Friday, April 25, 2014

April is the cruellest month

APRIL is the cruellest month, breeding
Lilacs out of the dead land, mixing
Memory and desire, stirring
Dull roots with spring rain.

TS Eliot The Waste Land

Never have those words rung more true for me than this year.

It has been a challenging six months.

We lost my father after a long struggle with Alzheimer's last November. Life has been so busy since then, there has barely been time to grieve. And so it comes out at weird times. I was in synagogue on the last day of Passover and for the first time I stayed for Yizkor service (memorial service for the dead). If both of your parents are still living, you leave the sanctuary for Yizkor. On Yom Kippur, I left but sat outside sobbing to my son Josh, telling him that I was afraid that it would be the last time I'd ever go outside for Yizkor.

It was.

Yet I've discovered there is a comfort in the prescribed rituals - sitting shiva, going to synagogue each week to say kaddish, even though I find reciting it each time an ordeal (Kaddish isn't Hebrew, it's Aramaic). Everyday life is so frantic that ensuring I allow myself the time to do these rituals means I'm making sure I've got time to left the grief out for at least a short time every week.

With the loss of Dad not yet healed, this month, April, has been the cruellest month indeed. On the second, we lost my children's uncle, Roby Littman, far too young, at the age of sixty. Even while desperately ill in hospital, Roby sent an email out that exhibited his unfailing sense of humor. As my youngest niece so sagely and sadly observed, "It's just not right" that he is no longer with us. He's left a very big hole left in all of our hearts.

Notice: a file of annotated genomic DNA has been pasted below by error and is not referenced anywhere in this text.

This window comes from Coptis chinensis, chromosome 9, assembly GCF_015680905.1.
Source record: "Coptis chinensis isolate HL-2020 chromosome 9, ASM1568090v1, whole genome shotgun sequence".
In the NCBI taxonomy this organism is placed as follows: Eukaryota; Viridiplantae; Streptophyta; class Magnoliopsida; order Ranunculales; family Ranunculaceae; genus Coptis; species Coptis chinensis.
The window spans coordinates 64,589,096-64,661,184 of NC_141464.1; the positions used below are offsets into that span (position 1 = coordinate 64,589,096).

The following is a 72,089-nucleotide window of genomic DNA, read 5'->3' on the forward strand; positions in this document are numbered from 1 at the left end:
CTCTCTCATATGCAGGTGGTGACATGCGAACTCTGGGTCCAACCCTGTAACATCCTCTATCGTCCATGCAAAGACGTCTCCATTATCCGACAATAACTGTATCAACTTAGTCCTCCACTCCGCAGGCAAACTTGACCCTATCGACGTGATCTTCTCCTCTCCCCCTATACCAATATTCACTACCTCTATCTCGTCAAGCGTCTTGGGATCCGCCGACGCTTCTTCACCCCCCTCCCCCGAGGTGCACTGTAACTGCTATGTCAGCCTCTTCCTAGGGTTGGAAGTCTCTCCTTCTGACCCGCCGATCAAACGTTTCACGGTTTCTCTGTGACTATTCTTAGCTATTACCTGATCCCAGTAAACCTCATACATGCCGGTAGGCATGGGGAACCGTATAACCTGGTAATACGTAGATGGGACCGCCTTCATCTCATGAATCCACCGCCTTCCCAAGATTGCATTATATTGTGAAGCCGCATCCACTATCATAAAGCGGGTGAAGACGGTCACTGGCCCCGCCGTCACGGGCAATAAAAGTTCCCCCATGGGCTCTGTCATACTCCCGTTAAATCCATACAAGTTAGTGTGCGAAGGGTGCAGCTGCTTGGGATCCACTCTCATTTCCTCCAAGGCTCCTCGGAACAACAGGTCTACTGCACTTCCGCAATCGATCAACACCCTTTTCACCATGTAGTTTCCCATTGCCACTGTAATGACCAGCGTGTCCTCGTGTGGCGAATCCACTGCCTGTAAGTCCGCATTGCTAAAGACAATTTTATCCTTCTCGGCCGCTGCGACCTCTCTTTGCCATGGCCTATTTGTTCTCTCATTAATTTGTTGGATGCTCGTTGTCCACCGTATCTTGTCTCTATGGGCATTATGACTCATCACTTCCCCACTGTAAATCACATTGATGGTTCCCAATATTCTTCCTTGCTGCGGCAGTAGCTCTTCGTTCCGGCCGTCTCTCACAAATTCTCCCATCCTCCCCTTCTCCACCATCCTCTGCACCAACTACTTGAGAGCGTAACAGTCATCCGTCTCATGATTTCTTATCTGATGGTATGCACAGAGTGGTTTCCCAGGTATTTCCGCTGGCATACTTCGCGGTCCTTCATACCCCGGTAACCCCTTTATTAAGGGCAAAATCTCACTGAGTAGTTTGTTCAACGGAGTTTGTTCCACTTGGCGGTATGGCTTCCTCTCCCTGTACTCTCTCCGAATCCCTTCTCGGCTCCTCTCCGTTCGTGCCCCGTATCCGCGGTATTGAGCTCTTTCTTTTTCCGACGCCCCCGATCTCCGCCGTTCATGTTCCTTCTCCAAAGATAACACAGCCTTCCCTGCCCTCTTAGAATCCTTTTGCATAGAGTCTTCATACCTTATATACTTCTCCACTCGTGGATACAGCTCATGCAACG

This morning I woke up to an email from the UK that another person we loved and cared about, the woman my kids called "Nanny Janet", passed away yesterday from cancer. My son called her "my third grandmother". Janet didn't always have it easy, but she was an amazingly positive person. She also taught me some great words like "bonce" (head) as in, "Oh dear, did you bang your bonce?" Here's Janet with her daughter Natalie and granddaughters Amy and Katie.

When one is hit by waves of loss like this, it's easy to ask the rather colorful question my son did this morning: "Why is life trying to kick us in the b*lls?"

And it does kind of feel like that. You start to dread that first look at your cell when you wake up - is there going to be another email telling me someone I love isn't here anymore? What bad news am I going to read today?

To combat that, I'm working really hard to focus every day on the things I'm grateful for. Always, the first thing is my family. I am so blessed to have a family that cares and looks after one another. If one of us is having a tough time, we know we can count on the others for support.

I'm grateful for the friends I have made in so many different spheres of my life, who challenge my thinking, make me laugh, give me hugs (either real or virtual) - especially the ones who don't send me Candy Crush Saga invitations :-)

I'm grateful that my journey in life has lead me to the point where I am finally making a living doing what I love the most.

I'm grateful for health insurance. After my dad died when I kept having really bad headaches including a migraine that lasted a week and they did an MRI and I had an "unspecified spot" and so they had to do another MRI with rule out anything more serious - yeah, it would have really sucked if I hadn't been able to get health insurance after Anthem rescinded mine last year. And the insurance I got was cheaper and has dental. Thanks, ACA.

Forgive me if I seem shallow, but I'm going be grateful for a thing. It's my car. I'd wanted a convertible ever since I was a teenager and so two years ago I bought a secondhan hard top convertible - stick shift, twin turbo. I have had more joy per dollar from that car than anything I've ever spent money on for myself, ever. It's my therapy mobile. I'll be in a bad mood when I get in it, but then I take the hair tie out of my hair and put the top down and blast tunes and the wind blows all the cobwebs away. I'm grateful to feel that joy, especially when there's a lot of other life suck going on.

I'm grateful for T. S. Eliot's poetry, even though I was devastated when I found out that he was an anti-Semite.

What are you grateful for today?